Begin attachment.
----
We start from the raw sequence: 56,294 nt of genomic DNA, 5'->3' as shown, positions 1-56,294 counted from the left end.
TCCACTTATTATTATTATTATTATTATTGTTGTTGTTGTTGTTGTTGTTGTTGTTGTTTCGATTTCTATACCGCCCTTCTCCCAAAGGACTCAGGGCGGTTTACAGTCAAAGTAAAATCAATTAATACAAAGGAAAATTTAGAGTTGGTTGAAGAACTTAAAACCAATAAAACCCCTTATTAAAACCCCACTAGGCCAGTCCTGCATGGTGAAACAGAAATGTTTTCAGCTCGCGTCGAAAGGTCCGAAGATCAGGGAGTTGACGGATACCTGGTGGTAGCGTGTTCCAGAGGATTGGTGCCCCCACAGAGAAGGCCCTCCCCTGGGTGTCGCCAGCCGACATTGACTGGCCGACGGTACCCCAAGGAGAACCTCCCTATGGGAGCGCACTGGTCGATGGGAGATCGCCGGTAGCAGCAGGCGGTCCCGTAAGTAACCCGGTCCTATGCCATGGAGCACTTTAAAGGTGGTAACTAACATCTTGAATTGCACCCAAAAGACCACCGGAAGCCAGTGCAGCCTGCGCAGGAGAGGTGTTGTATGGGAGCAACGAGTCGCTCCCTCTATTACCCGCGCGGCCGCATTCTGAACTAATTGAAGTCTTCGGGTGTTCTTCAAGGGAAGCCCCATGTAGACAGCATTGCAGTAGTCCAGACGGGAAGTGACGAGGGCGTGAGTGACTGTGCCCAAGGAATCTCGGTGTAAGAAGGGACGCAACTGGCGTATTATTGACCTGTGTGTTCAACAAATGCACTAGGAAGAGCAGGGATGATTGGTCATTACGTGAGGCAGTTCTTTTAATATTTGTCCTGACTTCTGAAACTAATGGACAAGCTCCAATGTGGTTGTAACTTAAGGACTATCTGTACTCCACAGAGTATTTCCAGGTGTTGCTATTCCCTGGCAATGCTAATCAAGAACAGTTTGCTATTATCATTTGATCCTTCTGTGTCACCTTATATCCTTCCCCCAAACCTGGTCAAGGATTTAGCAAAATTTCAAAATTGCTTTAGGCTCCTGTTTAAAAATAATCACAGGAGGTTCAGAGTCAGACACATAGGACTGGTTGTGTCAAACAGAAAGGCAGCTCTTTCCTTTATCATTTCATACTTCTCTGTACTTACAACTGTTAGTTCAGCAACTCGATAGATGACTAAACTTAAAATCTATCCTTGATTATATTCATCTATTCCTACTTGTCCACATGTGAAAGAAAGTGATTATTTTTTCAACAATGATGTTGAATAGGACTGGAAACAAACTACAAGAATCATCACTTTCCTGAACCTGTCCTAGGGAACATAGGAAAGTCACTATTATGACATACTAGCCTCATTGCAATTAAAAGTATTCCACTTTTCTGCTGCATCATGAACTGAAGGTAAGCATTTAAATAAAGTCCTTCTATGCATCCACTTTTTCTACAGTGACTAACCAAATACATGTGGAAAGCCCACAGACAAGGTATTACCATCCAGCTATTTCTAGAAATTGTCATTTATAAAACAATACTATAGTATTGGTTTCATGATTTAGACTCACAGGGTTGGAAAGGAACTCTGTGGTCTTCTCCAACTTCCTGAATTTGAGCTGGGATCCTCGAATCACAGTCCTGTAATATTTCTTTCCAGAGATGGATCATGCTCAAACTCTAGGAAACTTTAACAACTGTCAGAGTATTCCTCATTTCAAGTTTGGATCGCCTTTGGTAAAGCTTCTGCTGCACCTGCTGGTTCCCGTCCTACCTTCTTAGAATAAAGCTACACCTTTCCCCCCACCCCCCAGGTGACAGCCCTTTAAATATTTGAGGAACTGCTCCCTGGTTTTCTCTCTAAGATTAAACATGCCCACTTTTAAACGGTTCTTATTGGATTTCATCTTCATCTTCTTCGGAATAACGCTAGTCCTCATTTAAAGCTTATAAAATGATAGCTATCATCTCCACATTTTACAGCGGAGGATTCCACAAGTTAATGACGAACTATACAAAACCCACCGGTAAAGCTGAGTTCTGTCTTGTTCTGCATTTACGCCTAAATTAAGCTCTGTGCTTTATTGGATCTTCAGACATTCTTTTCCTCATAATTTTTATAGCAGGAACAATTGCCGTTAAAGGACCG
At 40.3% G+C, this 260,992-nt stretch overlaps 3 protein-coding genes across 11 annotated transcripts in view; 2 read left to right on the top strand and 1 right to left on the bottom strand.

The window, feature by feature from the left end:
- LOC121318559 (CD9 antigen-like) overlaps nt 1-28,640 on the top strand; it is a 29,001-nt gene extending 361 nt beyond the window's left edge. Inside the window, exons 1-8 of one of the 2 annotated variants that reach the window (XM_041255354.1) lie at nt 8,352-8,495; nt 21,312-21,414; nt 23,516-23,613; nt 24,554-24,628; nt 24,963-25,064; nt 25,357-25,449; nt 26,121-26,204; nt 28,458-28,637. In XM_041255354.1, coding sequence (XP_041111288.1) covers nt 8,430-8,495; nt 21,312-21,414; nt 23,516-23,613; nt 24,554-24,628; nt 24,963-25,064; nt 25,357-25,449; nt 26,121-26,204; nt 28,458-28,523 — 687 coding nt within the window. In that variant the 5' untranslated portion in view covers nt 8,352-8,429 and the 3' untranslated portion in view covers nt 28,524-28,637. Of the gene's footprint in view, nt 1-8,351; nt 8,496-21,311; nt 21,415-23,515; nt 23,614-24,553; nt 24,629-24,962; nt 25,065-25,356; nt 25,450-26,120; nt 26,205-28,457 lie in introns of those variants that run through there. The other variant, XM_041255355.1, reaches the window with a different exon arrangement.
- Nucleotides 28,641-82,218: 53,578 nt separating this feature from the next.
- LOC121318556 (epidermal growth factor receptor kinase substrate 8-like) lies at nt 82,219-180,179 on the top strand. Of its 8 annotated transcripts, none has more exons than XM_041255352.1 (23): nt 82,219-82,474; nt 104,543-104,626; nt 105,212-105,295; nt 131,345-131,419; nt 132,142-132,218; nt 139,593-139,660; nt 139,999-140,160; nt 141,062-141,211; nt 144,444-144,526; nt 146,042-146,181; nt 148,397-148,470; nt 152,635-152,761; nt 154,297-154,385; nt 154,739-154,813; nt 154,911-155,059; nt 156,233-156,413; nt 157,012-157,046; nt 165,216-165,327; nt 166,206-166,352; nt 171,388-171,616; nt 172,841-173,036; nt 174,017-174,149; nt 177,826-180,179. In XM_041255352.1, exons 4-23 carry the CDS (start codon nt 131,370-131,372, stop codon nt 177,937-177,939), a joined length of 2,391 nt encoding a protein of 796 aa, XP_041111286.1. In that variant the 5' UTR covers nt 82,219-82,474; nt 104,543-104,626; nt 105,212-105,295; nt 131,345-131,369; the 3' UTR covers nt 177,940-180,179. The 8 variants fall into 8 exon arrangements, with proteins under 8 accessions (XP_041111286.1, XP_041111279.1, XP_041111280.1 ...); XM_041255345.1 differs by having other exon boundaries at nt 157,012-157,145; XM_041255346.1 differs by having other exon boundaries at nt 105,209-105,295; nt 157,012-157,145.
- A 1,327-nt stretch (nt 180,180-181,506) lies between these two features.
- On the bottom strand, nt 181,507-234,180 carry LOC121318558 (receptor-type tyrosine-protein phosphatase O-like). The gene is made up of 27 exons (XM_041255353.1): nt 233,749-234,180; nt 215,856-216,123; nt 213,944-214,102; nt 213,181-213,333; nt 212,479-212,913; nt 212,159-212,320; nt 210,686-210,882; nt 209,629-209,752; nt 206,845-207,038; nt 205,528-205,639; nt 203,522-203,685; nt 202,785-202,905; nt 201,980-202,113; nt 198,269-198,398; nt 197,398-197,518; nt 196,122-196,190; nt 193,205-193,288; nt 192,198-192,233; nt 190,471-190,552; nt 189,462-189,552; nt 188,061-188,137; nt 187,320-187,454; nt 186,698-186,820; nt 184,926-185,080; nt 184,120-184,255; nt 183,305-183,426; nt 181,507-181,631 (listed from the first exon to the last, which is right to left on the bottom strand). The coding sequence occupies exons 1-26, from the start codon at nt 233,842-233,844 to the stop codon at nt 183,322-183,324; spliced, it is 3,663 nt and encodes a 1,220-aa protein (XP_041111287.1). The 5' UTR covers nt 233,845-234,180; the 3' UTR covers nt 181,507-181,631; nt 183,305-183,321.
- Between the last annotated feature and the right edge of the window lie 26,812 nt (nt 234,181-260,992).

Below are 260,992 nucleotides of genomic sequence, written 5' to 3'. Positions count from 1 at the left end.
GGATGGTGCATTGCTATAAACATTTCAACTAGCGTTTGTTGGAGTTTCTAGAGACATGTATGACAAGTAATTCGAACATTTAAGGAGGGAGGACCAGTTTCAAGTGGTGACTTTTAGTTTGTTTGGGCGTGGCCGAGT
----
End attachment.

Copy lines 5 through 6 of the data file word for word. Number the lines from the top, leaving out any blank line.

- LOC121318559 (CD9 antigen-like) overlaps nt 1-28,640 on the top strand; it is a 29,001-nt gene extending 361 nt beyond the window's left edge. Inside the window, exons 1-8 of one of the 2 annotated variants that reach the window (XM_041255354.1) lie at nt 8,352-8,495; nt 21,312-21,414; nt 23,516-23,613; nt 24,554-24,628; nt 24,963-25,064; nt 25,357-25,449; nt 26,121-26,204; nt 28,458-28,637. In XM_041255354.1, coding sequence (XP_041111288.1) covers nt 8,430-8,495; nt 21,312-21,414; nt 23,516-23,613; nt 24,554-24,628; nt 24,963-25,064; nt 25,357-25,449; nt 26,121-26,204; nt 28,458-28,523 — 687 coding nt within the window. In that variant the 5' untranslated portion in view covers nt 8,352-8,429 and the 3' untranslated portion in view covers nt 28,524-28,637. Of the gene's footprint in view, nt 1-8,351; nt 8,496-21,311; nt 21,415-23,515; nt 23,614-24,553; nt 24,629-24,962; nt 25,065-25,356; nt 25,450-26,120; nt 26,205-28,457 lie in introns of those variants that run through there. The other variant, XM_041255355.1, reaches the window with a different exon arrangement.
- Nucleotides 28,641-82,218: 53,578 nt separating this feature from the next.